1887
Volume 13, Issue 1
  • ISSN 1932-2798
  • E-ISSN: 1876-2700
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Abstract

This study investigates the ways in which trilingual (American Sign Language, English, and Spanish) interpreters pronounce names that commonly appear with either English or Spanish phonology. Twenty trilingual interpreters interpreted an ASL mock videophone call into English of a Deaf caller attempting to leave a message for the Social Security Administration. Results suggest that self-reported strategies for pronouncing Spanish-influenced names generally do not align with observed behavior. Instead, a relationship was noted between reported language proficiency and pronunciation; their dominant language influenced their pronunciations. Those interpreters who report a “balanced proficiency,” however, patterned differently. The results are contextualized using Gile’s Sequential Model of translation and Effort Model of simultaneous interpreting.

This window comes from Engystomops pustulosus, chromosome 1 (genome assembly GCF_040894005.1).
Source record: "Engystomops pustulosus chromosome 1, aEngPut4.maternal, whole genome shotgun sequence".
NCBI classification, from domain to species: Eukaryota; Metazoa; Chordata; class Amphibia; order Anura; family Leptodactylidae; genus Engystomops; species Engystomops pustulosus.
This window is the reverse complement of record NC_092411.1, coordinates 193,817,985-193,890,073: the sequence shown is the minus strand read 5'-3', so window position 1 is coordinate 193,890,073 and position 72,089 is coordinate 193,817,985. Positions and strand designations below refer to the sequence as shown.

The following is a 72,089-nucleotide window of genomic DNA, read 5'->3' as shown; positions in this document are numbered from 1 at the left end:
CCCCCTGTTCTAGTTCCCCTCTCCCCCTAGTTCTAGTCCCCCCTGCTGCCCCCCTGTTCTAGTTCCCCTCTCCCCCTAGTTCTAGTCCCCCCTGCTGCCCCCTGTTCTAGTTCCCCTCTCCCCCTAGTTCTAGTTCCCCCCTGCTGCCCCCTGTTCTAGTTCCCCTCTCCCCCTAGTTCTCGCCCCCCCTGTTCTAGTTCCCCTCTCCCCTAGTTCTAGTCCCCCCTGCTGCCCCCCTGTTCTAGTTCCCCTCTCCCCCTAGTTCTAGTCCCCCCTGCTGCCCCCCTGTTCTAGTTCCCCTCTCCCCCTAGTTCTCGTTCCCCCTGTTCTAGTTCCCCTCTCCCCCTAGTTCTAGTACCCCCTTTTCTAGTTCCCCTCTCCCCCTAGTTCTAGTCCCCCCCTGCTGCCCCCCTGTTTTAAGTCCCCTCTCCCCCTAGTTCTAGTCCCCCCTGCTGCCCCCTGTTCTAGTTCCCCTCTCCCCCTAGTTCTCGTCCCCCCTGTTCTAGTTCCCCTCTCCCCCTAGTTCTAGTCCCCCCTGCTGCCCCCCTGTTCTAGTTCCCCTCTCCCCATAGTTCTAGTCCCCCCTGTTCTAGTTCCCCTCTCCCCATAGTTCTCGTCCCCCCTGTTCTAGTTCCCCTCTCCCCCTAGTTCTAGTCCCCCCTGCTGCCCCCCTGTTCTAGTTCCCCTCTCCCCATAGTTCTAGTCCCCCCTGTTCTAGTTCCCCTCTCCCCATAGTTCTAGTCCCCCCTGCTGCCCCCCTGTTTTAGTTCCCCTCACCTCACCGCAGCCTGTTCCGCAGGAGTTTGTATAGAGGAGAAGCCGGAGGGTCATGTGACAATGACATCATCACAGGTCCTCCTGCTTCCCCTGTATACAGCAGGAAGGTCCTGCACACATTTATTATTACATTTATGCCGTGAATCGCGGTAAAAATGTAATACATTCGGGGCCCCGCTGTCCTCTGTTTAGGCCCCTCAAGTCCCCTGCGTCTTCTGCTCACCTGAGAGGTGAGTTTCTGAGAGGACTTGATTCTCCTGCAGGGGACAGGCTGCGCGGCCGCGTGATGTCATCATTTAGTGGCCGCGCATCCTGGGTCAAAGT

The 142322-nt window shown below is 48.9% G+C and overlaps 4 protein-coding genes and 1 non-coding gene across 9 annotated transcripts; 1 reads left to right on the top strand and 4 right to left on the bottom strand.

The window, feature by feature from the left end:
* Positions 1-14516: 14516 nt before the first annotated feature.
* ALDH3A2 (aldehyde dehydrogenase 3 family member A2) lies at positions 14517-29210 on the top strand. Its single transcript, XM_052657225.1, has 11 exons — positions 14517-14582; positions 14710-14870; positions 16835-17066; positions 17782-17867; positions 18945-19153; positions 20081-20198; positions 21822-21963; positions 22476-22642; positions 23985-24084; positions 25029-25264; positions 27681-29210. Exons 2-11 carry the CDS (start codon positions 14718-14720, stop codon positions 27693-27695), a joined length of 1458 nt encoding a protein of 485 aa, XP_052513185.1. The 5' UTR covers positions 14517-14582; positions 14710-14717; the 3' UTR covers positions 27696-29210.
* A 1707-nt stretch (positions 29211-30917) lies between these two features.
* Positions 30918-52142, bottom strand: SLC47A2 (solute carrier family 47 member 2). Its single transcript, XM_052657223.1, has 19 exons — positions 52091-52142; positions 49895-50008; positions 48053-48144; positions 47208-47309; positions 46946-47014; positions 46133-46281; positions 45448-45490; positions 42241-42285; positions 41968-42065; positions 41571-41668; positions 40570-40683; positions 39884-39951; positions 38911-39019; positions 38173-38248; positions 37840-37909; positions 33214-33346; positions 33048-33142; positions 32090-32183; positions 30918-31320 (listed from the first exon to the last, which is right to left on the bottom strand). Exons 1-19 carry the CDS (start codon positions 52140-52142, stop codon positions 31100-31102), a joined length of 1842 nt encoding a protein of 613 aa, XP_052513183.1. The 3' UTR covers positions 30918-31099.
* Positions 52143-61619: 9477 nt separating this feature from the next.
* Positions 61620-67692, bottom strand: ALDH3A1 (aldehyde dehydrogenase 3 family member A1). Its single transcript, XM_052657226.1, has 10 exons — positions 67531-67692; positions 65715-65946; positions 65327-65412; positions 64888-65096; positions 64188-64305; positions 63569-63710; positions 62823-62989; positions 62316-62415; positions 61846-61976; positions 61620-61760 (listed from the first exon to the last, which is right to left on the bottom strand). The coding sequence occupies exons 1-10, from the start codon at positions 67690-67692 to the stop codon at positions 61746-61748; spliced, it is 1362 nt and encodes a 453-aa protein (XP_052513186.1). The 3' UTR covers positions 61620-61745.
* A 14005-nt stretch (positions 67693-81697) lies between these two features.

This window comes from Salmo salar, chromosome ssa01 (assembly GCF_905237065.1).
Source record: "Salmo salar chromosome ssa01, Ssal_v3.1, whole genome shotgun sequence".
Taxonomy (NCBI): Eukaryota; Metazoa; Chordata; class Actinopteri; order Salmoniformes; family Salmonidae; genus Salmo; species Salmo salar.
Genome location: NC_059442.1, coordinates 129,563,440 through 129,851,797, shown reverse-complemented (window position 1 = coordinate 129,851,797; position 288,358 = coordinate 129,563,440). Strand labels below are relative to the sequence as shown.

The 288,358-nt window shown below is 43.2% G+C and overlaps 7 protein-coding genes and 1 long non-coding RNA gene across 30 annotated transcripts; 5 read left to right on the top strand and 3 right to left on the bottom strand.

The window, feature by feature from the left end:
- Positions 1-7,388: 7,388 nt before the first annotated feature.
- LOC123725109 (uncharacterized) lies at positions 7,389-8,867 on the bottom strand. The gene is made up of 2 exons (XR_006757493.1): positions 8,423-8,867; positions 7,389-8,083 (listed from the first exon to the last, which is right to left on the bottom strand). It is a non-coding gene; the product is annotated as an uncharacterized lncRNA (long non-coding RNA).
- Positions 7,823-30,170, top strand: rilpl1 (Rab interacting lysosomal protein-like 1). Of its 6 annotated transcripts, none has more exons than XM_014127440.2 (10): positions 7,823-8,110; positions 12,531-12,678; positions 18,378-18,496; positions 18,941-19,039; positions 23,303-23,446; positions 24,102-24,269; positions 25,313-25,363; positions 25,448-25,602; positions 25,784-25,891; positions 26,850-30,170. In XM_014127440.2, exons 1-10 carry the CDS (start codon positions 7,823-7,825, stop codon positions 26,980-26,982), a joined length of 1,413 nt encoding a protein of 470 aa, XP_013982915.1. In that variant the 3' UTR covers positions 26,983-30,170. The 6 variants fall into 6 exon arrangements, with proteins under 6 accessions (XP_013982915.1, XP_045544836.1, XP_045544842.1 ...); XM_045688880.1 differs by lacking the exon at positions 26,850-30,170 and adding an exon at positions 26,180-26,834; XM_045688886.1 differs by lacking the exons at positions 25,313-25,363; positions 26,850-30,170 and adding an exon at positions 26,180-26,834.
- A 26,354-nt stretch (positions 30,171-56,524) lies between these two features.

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2018-03-02
2019-10-21
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  • Article Type: Research Article
Keyword(s): Effort Model , fidelity , identity , pronunciation , Sequential Model and trilingual
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